A walk through a guard of honour symbolised the end of a chapter for Senior Immigration Officer, Theophilus Orlando “Wally” Walcott, as he said farewell to friends and colleagues during a retirement ceremony yesterday.
He was the last of a group of “pioneering” police officers who made the transition from the Royal Barbados Police Force (RBPF) to form the Barbados Immigration Department back in 1979.
Under the theme The Last Man Standing, Mr. Walcott, who has a total of 47 years of service, was characterised as a man who loved his peers regardless of position, always spoke a positive word, was always well dressed, and was a friend and mentor to many.
Minister of Home Affairs, Information and Public Affairs, Wilfred Abrahams, were among those paying tribute to Mr. Walcott.
The Minister said he knew of him for a long time, and from interactions with his peers, it was clear that he was well respected and loved.
He questioned the veteran about how he was able to achieve the love and admiration of not just some, but all of his peers, and his simple reply was: “I treat everyone with respect”.
Mr. Abrahams told the audience that during that conversation with Mr. Walcott, the retiree admitted that though he had spent a long time with the department, he wished he could spend more, as he would miss everyone, from the Chief Immigration Officer to the last person who joined the department.
“The best tribute that could be given to ‘Wally’ is for us to bear him in mind in our interactions with each other and the public,” Minister Abrahams said.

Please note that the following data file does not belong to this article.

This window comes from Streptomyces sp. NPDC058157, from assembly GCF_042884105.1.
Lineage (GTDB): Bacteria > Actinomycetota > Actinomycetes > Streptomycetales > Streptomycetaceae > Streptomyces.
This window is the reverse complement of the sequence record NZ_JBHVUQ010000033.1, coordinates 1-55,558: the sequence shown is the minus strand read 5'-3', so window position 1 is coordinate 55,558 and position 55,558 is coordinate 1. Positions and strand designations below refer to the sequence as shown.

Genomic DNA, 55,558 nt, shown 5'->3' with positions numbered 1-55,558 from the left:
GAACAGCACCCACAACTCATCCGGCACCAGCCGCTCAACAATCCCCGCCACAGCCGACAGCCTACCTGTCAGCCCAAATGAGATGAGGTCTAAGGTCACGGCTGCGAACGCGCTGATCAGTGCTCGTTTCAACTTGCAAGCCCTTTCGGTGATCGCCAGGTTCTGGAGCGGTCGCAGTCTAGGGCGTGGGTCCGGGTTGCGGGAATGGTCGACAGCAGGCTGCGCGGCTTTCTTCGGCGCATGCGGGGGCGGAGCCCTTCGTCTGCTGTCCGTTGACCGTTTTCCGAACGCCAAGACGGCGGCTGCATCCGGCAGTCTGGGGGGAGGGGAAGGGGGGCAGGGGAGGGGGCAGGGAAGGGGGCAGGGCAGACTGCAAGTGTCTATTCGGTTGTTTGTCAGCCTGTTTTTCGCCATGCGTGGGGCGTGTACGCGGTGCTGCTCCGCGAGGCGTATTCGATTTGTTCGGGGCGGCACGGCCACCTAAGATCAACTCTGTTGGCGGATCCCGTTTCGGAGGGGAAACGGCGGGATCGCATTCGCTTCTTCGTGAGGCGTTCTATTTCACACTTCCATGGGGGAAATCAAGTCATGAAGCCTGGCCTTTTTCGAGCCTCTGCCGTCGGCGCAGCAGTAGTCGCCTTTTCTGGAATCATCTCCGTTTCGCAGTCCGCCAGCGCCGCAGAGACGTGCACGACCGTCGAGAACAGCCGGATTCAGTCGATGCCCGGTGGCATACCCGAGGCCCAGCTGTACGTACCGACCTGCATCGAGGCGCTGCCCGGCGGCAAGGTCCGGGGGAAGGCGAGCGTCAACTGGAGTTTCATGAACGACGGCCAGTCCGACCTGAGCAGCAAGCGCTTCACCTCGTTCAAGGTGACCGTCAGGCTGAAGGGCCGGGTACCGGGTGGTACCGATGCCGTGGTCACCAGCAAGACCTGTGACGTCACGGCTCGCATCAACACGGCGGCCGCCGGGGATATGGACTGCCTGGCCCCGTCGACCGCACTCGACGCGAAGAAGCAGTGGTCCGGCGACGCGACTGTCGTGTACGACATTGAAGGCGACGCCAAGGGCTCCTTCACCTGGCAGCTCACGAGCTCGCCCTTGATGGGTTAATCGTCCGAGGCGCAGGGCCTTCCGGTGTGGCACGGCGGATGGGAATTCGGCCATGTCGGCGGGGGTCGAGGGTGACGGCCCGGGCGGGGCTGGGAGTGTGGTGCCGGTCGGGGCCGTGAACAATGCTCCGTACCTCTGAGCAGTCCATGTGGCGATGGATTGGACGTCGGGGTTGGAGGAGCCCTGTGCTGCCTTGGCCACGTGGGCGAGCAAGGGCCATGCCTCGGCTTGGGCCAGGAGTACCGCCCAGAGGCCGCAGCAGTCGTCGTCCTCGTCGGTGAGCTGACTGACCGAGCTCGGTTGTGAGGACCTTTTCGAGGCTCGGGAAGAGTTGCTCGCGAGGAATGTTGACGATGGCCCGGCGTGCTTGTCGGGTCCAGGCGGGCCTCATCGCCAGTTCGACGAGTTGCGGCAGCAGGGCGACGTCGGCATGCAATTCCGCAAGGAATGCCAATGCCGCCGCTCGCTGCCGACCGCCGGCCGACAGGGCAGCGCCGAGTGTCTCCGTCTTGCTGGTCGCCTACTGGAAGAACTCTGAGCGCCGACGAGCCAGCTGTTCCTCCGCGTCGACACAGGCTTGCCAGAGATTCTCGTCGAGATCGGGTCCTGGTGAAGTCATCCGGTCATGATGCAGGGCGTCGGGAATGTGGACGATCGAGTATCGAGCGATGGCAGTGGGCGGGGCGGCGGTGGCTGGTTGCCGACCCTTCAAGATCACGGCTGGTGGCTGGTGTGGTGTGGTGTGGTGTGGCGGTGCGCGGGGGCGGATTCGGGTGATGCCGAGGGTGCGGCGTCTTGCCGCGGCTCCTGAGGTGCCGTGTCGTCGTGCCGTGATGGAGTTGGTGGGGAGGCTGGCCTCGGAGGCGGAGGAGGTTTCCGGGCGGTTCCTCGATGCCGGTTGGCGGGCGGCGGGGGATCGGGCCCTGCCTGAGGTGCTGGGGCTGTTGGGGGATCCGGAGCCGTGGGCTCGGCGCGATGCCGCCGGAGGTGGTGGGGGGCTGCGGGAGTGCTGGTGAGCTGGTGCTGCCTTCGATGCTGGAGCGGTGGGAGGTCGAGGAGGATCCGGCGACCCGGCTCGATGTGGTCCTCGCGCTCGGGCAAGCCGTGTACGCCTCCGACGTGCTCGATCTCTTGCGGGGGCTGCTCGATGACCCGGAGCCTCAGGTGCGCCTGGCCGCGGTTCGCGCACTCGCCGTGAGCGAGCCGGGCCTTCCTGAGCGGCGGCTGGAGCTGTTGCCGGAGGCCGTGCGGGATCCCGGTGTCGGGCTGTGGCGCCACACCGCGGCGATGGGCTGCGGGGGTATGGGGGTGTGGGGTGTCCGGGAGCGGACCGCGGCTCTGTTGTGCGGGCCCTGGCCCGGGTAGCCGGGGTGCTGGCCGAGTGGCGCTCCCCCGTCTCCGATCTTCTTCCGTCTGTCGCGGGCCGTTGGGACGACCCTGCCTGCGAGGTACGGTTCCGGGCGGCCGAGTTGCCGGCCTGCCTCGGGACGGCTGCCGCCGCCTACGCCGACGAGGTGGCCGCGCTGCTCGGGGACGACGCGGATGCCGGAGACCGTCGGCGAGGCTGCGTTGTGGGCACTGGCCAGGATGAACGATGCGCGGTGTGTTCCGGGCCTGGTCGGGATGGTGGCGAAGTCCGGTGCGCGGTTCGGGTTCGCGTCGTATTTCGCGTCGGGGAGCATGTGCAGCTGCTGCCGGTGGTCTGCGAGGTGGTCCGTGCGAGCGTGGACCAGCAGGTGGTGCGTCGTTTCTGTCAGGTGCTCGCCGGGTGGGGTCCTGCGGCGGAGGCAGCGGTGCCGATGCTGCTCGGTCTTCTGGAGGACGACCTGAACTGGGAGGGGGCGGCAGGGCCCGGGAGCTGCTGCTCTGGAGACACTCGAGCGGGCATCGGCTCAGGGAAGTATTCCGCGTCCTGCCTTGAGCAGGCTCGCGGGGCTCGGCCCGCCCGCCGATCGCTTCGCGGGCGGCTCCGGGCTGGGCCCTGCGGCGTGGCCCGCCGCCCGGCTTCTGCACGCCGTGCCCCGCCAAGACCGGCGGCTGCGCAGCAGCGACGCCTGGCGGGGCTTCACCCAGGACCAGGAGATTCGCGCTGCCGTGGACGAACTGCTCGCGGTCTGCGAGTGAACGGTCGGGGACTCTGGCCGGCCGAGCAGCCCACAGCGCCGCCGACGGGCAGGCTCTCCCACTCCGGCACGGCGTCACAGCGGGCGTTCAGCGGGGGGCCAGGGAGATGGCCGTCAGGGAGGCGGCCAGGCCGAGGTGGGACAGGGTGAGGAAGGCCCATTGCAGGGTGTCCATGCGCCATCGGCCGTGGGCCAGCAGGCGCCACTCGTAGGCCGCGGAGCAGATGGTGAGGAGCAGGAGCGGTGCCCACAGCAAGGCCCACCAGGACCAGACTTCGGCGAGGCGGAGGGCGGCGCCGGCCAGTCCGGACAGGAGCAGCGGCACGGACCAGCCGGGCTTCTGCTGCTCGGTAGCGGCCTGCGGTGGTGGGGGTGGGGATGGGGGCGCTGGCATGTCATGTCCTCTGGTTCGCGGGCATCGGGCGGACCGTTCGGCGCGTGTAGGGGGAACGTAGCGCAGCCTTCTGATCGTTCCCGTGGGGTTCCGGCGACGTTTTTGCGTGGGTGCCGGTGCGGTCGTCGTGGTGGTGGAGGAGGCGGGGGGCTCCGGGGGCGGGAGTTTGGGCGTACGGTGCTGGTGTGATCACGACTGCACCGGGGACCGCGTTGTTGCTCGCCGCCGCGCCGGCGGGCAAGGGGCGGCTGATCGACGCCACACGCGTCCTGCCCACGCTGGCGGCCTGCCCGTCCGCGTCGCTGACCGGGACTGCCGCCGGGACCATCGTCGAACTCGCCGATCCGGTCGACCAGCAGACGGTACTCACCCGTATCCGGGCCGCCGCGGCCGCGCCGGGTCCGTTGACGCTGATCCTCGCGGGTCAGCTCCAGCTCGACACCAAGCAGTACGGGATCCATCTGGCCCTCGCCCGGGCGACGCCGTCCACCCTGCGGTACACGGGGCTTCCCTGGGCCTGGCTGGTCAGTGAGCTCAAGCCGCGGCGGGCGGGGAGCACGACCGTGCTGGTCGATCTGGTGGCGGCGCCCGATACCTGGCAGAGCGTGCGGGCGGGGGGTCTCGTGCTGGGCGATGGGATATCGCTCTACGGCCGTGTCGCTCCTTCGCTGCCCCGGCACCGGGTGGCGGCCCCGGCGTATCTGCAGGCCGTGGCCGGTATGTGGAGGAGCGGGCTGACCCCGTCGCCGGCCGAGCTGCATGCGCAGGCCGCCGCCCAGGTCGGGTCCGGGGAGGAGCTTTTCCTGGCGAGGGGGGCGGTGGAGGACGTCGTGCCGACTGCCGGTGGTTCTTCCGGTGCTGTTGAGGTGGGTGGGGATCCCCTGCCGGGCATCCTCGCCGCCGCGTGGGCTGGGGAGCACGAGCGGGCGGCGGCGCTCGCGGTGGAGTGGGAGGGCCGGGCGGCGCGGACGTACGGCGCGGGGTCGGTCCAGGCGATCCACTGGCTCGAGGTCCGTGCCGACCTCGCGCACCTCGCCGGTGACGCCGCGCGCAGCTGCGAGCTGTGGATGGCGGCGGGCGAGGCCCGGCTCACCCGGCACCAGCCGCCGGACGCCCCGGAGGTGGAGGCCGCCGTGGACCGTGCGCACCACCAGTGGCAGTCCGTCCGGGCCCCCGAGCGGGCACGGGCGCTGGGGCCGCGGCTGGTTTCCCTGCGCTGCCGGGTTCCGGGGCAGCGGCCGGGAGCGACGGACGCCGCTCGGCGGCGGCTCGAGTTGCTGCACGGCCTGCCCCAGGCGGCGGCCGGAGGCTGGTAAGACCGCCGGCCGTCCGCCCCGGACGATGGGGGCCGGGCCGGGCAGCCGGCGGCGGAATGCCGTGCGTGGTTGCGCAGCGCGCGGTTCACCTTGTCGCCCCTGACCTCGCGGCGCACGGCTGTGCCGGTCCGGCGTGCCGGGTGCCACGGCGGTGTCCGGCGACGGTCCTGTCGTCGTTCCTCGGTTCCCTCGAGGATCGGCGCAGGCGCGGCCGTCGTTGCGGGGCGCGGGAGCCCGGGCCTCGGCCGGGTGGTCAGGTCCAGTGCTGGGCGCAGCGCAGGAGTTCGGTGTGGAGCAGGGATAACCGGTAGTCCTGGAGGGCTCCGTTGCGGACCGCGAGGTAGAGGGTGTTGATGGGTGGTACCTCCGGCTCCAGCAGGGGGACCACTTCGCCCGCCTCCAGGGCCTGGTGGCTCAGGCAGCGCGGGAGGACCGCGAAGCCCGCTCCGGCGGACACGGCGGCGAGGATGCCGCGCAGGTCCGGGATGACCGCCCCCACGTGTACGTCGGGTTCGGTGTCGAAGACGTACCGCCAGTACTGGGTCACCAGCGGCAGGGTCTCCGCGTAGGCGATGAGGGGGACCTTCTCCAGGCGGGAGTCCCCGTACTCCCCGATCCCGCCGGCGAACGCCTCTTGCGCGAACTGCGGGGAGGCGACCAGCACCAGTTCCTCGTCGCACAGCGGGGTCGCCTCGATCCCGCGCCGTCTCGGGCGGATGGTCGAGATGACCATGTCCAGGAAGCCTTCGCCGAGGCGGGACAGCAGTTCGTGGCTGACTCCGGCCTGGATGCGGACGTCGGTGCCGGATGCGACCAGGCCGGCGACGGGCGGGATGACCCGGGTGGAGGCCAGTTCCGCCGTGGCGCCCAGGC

He pointed out that Government’s policy was to transform the Barbados Immigration Department into one of the “most relevant, efficient and purposeful departments” to take the country forward.
Meanwhile, Chief Immigration Officer, Wayne Marshall, noted that the hallmark of a man was when he was at his best or at his worst.
He stated that even while experiencing serious health challenges, Mr. Walcott came to work daily and executed his job without a flinch, and was always professional. “It was a job well done. May you continue in the best of health…as you go into a new life of retirement,” he said.
Deputy Chief Immigration Officer, Margaret Inniss, described Mr. Walcott as a man of integrity, and one who became a coach, mentor and friend to many whom he worked with over the years. “I saw the champion in the last man standing,” she said.
Assistant Commissioner of Police, William Yearwood, said he joined the RBPF in 1979 and was always impressed by “Wally”.
“He loves people. Giving service to others is his nature and his love for people can be seen in his work,” he said, while offering Mr. Walcott best wishes in his retirement on behalf of the senior command team of the RBPF.
Mr. Walcott also received tributes from Prime Minister Mia Amor Mottley, which came via a letter, other retirees, and colleagues and friends.